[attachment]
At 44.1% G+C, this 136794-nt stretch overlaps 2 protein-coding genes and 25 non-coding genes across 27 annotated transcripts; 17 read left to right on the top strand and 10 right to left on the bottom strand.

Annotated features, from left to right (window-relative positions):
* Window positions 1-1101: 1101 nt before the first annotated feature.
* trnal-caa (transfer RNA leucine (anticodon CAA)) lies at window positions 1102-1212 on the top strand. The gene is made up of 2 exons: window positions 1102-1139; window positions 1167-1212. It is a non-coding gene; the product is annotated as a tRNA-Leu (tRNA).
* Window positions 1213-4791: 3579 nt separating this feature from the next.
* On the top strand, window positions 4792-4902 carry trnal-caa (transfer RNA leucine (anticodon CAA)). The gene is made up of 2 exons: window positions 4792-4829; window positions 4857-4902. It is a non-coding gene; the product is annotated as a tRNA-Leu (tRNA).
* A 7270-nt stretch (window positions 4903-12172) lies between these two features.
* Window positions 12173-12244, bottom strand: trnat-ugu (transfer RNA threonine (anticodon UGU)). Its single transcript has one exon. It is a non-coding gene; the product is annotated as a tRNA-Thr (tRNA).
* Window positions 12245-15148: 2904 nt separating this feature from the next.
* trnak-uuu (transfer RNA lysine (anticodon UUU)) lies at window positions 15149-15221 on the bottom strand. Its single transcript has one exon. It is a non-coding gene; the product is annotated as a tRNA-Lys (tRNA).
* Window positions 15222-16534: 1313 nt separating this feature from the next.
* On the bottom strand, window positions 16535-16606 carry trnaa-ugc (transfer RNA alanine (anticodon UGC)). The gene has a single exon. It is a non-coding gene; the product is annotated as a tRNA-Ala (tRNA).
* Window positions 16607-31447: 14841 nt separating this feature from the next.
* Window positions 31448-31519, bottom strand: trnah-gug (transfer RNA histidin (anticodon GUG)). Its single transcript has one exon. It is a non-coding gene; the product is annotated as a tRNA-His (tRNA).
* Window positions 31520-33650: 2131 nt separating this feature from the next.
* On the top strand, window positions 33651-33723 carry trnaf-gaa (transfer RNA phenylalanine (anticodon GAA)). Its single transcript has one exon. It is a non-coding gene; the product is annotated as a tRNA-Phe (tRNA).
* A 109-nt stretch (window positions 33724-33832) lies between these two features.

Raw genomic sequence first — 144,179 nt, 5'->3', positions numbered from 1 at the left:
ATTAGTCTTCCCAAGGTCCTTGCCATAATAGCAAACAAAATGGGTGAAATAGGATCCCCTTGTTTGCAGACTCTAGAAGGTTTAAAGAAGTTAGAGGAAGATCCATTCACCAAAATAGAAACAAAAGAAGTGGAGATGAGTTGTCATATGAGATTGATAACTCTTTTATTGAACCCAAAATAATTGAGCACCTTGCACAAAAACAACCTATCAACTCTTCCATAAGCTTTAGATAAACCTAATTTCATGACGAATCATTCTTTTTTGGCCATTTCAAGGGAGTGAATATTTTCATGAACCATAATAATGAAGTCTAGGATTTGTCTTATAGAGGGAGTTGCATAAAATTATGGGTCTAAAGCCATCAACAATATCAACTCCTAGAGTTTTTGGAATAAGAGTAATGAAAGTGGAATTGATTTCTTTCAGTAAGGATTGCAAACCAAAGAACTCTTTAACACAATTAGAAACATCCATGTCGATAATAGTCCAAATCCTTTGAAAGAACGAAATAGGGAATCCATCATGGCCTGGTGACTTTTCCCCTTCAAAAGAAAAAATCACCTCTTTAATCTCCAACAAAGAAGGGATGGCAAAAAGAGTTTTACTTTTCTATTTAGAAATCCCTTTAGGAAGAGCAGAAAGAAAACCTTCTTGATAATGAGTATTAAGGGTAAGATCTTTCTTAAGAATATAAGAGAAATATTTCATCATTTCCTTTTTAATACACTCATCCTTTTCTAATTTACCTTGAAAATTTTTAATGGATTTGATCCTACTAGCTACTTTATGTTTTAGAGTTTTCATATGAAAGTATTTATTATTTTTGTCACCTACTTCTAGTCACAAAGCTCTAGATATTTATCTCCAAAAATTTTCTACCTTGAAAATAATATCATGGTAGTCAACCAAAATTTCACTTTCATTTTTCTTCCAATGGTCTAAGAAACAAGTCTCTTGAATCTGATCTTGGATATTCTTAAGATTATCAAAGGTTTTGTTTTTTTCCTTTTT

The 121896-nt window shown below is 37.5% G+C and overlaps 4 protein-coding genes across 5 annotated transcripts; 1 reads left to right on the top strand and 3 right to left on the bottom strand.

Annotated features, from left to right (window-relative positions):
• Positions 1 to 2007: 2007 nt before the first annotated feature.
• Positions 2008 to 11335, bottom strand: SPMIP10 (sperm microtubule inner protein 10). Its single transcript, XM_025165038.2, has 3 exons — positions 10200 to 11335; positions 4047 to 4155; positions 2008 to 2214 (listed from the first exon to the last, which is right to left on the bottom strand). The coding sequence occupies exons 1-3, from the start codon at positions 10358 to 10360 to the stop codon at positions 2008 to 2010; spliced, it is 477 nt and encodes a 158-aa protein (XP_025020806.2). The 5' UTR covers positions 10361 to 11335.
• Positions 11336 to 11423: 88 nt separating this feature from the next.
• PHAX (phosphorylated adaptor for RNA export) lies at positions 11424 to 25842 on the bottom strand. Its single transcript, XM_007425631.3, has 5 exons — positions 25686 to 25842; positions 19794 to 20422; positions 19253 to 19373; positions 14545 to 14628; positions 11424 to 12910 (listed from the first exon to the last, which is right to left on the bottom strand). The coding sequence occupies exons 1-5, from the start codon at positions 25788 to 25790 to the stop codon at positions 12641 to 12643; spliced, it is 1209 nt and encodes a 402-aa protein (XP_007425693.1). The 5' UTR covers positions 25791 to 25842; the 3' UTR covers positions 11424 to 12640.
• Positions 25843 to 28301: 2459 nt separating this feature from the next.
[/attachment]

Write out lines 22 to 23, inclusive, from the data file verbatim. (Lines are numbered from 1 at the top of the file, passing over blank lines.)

• Positions 1 to 2007: 2007 nt before the first annotated feature.
• Positions 2008 to 11335, bottom strand: SPMIP10 (sperm microtubule inner protein 10). Its single transcript, XM_025165038.2, has 3 exons — positions 10200 to 11335; positions 4047 to 4155; positions 2008 to 2214 (listed from the first exon to the last, which is right to left on the bottom strand). The coding sequence occupies exons 1-3, from the start codon at positions 10358 to 10360 to the stop codon at positions 2008 to 2010; spliced, it is 477 nt and encodes a 158-aa protein (XP_025020806.2). The 5' UTR covers positions 10361 to 11335.